Ramesses III. More detailed information on assassination dates to the reign of Ramesses III (circa 1187-1156 B.C.E.). A series of badly preserved papyri provide details on a plot against this king that originated among his wives and sons. Whether the plot involved murder or was an attempt to influence the succession in the favor of Prince Pentaweret rather than Prince Ramesses, the designated successor, is unclear. The price paid by the approximately forty plotters was death. Some of the higher-ranking plotters were given permission to commit suicide while others were killed. The reasoning behind this distinction is not clear from the evidence.
Name Changes. One culturally specific punishment for the plotters was changing their names so that their identity would be obliterated. One conspirator, for example, was called “Re hates him” in the trial transcript, probably a change from the more common Egyptian name Meryre (“Re loves (him)”). This punishment would have been serious for an Egyptian who hoped to live forever.
Judicial Oracles. Judicial oracles included the gods in a verdict. At Deir el Medina, the magistrates carried a statue of the Divine Amenhotep I before the assembled litigants. They then posed a yes or no question to the statue, asking if “x” were right and if “y” were wrong. The men carrying the statue then moved either forward or backward. This movement demonstrated that the god concurred with the verdict the court had reached. Judicial oracles were included in questions of real estate and tomb occupancy. These disputes included the interests of the government since houses and tombs at Deir el Medina were state property. Thus, the court asked the state god of the village to confirm a verdict rather than decide it independently. These oracles were not “fixed” but were instead a religious ceremony to confirm the verdict.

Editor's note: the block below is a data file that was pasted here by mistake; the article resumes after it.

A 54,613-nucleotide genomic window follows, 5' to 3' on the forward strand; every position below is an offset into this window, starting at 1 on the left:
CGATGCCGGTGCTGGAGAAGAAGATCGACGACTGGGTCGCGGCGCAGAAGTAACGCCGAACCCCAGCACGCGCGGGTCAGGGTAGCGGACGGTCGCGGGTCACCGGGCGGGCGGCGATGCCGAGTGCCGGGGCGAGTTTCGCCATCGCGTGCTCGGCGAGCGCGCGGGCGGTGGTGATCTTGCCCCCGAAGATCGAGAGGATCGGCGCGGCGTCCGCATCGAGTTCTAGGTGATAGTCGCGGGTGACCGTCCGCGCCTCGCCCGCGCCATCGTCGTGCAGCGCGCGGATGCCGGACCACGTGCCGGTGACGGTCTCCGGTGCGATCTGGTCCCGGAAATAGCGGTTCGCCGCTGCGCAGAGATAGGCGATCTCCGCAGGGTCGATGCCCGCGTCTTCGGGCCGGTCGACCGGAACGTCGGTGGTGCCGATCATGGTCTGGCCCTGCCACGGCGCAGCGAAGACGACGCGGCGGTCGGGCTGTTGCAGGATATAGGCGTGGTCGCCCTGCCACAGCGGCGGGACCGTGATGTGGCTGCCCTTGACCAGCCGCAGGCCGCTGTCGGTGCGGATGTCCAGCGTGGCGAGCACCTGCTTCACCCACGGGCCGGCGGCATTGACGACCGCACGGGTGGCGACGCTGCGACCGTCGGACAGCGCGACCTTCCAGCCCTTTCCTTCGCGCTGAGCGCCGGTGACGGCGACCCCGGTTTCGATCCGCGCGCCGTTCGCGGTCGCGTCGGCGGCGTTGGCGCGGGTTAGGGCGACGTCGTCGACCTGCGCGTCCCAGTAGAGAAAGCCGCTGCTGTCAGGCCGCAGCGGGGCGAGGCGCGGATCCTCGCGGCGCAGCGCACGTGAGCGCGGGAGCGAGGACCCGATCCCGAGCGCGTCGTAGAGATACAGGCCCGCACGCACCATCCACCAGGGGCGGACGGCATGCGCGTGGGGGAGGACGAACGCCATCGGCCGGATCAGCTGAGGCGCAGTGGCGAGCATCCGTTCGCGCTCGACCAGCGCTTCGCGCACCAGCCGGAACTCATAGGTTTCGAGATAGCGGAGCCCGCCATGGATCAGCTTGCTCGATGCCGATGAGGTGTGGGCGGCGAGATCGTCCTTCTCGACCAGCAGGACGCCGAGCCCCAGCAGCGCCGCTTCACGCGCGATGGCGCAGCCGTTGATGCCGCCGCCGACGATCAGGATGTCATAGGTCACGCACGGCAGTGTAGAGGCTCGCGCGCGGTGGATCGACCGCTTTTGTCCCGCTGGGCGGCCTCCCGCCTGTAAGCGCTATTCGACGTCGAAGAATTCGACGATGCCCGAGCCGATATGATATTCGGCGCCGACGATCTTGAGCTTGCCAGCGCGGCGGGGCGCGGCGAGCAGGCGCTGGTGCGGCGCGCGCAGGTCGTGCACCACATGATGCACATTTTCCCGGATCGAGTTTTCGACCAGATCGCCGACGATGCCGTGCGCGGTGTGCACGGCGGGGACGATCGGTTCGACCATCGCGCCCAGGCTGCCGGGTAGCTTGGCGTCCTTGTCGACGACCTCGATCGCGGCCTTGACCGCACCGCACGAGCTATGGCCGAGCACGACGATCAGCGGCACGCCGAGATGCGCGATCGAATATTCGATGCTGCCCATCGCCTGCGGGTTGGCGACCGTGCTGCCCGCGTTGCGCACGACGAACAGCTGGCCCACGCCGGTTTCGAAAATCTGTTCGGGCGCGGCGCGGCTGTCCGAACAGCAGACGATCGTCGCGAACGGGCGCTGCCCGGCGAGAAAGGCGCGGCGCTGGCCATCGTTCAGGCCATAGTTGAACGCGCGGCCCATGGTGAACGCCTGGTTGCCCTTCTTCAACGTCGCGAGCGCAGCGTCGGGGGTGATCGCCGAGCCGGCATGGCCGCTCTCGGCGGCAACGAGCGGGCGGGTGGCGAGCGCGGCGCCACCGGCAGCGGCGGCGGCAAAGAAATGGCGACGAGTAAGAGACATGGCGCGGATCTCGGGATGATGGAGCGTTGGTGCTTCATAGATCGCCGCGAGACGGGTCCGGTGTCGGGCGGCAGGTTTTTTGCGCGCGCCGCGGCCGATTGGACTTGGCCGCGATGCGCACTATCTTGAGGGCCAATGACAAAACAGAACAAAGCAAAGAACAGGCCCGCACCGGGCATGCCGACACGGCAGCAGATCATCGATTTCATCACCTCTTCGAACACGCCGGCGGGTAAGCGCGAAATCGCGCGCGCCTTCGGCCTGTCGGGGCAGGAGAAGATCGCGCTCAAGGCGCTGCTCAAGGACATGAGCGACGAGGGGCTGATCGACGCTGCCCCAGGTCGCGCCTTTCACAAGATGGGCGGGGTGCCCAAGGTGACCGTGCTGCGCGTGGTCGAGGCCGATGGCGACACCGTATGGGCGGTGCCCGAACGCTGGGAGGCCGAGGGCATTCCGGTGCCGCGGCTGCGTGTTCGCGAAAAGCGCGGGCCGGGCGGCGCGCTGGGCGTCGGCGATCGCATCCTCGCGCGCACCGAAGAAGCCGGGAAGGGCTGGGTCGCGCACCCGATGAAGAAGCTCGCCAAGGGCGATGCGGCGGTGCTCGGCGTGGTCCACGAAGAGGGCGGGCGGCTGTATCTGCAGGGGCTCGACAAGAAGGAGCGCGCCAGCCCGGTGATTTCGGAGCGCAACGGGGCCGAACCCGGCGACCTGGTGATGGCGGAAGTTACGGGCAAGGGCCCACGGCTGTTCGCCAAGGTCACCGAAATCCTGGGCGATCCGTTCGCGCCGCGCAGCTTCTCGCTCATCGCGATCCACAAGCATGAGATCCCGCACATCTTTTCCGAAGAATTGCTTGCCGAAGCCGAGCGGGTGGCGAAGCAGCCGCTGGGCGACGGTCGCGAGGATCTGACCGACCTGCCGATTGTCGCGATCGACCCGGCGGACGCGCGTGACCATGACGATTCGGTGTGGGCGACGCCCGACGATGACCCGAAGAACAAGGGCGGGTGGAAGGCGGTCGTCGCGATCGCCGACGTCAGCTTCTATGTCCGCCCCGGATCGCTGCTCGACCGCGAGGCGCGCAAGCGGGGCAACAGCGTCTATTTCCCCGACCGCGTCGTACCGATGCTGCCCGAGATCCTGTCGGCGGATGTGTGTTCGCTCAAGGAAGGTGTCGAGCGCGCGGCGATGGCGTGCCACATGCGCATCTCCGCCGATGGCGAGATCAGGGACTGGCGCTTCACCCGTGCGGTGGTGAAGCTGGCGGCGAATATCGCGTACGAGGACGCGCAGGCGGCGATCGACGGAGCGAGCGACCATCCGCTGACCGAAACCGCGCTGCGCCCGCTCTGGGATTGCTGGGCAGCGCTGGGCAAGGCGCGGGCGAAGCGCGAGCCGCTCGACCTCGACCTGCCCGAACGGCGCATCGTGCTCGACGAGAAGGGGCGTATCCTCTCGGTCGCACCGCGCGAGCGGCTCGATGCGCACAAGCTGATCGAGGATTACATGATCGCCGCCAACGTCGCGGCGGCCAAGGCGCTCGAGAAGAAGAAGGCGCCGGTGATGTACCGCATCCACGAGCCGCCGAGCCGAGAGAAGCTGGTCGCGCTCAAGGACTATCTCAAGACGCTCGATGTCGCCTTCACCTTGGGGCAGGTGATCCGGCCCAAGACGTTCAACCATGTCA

Harsh Penalties. Punishment for crimes committed against the state was harsh. Common punishments included one hundred to two hundred blows with a stick, one to five open wounds, mutilation of the nose or ears, and terms of forced labor. The death penalty, however, was rare. It was reserved for assassination of the king, tomb robbery, and official corruption. Loss of office was a common punishment for a variety of administrative misdeeds. This sentence was a double punishment since it also meant loss of the office to the criminal’s son. Forced labor also meant that the whole family of a convicted criminal was put to work for periods of either ten or twenty years.
Means to an End. Torture was used to gain confessions to crimes. Torture victims also were forced to name accomplices in crimes, to reveal the hiding place of stolen goods, and to describe the methods used in a crime. Information on methods allowed the authorities to strengthen security measures. The most common torture was the bastinato, beating the bottom of the foot with a stick.
David Lorton, “Legal and Social Institutions of Pharaonic Egypt,” in Civilizations of the Ancient Near East, volume I, edited by Jack M. Sasson (New York: Scribners, 1995), pp. 355–362.
A. G. McDowell, Jurisdiction in the Workmen’s Community at Deir el Medina Egyptologische Uitgaven, 5 (Leiden, Netherlands: 1991).
John A. Wilson, The Culture of Ancient Egypt (Chicago: University of Chicago Press, 1956).